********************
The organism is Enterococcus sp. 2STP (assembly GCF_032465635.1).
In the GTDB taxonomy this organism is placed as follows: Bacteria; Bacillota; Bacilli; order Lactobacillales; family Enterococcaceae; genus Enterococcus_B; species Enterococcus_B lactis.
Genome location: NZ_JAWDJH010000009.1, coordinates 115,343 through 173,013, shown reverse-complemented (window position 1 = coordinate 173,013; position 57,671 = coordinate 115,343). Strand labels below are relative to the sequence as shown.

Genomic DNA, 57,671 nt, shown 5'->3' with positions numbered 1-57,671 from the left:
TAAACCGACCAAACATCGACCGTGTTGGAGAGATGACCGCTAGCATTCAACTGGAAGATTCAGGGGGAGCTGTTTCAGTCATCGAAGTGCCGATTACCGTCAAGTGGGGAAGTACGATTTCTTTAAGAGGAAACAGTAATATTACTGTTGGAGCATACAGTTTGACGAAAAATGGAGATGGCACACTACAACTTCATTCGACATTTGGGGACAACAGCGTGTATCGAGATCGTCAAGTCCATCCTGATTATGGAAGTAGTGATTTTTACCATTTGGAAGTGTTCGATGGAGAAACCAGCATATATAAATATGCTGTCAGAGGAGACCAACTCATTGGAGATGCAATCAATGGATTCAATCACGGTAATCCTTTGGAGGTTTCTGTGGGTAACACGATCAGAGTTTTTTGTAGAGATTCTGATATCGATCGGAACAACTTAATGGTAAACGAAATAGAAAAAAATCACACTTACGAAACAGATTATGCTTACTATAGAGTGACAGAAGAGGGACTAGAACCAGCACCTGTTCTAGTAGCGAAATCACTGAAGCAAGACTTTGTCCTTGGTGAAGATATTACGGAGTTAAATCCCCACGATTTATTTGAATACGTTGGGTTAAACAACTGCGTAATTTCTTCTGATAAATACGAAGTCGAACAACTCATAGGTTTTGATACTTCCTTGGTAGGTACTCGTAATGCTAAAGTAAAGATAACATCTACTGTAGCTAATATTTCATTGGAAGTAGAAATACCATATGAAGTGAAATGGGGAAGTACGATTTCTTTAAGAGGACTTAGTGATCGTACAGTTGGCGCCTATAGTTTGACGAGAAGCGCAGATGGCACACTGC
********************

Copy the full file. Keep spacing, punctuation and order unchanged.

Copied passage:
The organism is Enterococcus sp. 2STP (assembly GCF_032465635.1).
In the GTDB taxonomy this organism is placed as follows: Bacteria; Bacillota; Bacilli; order Lactobacillales; family Enterococcaceae; genus Enterococcus_B; species Enterococcus_B lactis.
Genome location: NZ_JAWDJH010000009.1, coordinates 115,343 through 173,013, shown reverse-complemented (window position 1 = coordinate 173,013; position 57,671 = coordinate 115,343). Strand labels below are relative to the sequence as shown.

Genomic DNA, 57,671 nt, shown 5'->3' with positions numbered 1-57,671 from the left:
TAAACCGACCAAACATCGACCGTGTTGGAGAGATGACCGCTAGCATTCAACTGGAAGATTCAGGGGGAGCTGTTTCAGTCATCGAAGTGCCGATTACCGTCAAGTGGGGAAGTACGATTTCTTTAAGAGGAAACAGTAATATTACTGTTGGAGCATACAGTTTGACGAAAAATGGAGATGGCACACTACAACTTCATTCGACATTTGGGGACAACAGCGTGTATCGAGATCGTCAAGTCCATCCTGATTATGGAAGTAGTGATTTTTACCATTTGGAAGTGTTCGATGGAGAAACCAGCATATATAAATATGCTGTCAGAGGAGACCAACTCATTGGAGATGCAATCAATGGATTCAATCACGGTAATCCTTTGGAGGTTTCTGTGGGTAACACGATCAGAGTTTTTTGTAGAGATTCTGATATCGATCGGAACAACTTAATGGTAAACGAAATAGAAAAAAATCACACTTACGAAACAGATTATGCTTACTATAGAGTGACAGAAGAGGGACTAGAACCAGCACCTGTTCTAGTAGCGAAATCACTGAAGCAAGACTTTGTCCTTGGTGAAGATATTACGGAGTTAAATCCCCACGATTTATTTGAATACGTTGGGTTAAACAACTGCGTAATTTCTTCTGATAAATACGAAGTCGAACAACTCATAGGTTTTGATACTTCCTTGGTAGGTACTCGTAATGCTAAAGTAAAGATAACATCTACTGTAGCTAATATTTCATTGGAAGTAGAAATACCATATGAAGTGAAATGGGGAAGTACGATTTCTTTAAGAGGACTTAGTGATCGTACAGTTGGCGCCTATAGTTTGACGAGAAGCGCAGATGGCACACTGC